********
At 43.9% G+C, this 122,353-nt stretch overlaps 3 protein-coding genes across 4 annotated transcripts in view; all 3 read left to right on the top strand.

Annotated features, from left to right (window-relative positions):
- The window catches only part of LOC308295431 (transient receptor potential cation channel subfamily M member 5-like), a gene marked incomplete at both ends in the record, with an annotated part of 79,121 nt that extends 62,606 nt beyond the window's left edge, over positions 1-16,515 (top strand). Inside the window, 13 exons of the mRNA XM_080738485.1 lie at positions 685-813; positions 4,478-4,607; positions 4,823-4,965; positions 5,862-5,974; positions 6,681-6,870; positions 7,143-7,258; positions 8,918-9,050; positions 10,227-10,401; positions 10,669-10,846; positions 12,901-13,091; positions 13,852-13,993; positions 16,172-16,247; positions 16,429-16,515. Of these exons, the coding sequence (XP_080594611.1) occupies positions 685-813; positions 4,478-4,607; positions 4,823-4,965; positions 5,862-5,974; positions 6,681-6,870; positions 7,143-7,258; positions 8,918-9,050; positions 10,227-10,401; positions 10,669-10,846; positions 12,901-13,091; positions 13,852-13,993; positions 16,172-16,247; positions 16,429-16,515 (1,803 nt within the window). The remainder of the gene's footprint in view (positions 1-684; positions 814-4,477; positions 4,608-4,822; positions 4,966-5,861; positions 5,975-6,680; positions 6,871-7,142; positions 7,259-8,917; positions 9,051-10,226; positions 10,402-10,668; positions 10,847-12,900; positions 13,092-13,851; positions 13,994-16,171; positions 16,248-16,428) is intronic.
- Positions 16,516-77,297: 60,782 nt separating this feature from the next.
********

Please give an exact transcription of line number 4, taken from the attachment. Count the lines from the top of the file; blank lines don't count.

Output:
- Positions 16,516-77,297: 60,782 nt separating this feature from the next.